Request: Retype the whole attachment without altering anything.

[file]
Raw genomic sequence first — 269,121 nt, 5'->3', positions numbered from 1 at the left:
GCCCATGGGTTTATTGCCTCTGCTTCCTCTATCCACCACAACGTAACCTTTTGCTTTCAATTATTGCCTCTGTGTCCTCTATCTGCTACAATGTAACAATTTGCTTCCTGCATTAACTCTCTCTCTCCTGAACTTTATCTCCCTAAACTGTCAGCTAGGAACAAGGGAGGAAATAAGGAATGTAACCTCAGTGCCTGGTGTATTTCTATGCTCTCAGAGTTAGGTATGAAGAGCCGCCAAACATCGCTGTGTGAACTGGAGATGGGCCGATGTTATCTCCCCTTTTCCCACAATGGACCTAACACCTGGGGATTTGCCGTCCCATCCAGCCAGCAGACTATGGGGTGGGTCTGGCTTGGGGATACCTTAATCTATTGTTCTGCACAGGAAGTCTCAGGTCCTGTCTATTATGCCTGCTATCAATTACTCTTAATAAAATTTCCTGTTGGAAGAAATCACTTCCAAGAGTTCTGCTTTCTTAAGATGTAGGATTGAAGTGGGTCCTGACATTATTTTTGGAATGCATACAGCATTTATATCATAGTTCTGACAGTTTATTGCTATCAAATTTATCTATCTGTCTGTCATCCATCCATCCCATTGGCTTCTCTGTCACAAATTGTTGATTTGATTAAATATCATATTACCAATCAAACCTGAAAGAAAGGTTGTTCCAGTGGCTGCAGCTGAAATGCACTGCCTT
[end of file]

Raw genomic sequence first — 269,121 nt, 5'->3', positions numbered from 1 at the left:
GCCCATGGGTTTATTGCCTCTGCTTCCTCTATCCACCACAACGTAACCTTTTGCTTTCAATTATTGCCTCTGTGTCCTCTATCTGCTACAATGTAACAATTTGCTTCCTGCATTAACTCTCTCTCTCCTGAACTTTATCTCCCTAAACTGTCAGCTAGGAACAAGGGAGGAAATAAGGAATGTAACCTCAGTGCCTGGTGTATTTCTATGCTCTCAGAGTTAGGTATGAAGAGCCGCCAAACATCGCTGTGTGAACTGGAGATGGGCCGATGTTATCTCCCCTTTTCCCACAATGGACCTAACACCTGGGGATTTGCCGTCCCATCCAGCCAGCAGACTATGGGGTGGGTCTGGCTTGGGGATACCTTAATCTATTGTTCTGCACAGGAAGTCTCAGGTCCTGTCTATTATGCCTGCTATCAATTACTCTTAATAAAATTTCCTGTTGGAAGAAATCACTTCCAAGAGTTCTGCTTTCTTAAGATGTAGGATTGAAGTGGGTCCTGACATTATTTTTGGAATGCATACAGCATTTATATCATAGTTCTGACAGTTTATTGCTATCAAATTTATCTATCTGTCTGTCATCCATCCATCCCATTGGCTTCTCTGTCACAAATTGTTGATTTGATTAAATATCATATTACCAATCAAACCTGAAAGAAAGGTTGTTCCAGTGGCTGCAGCTGAAATGCACTGCCTT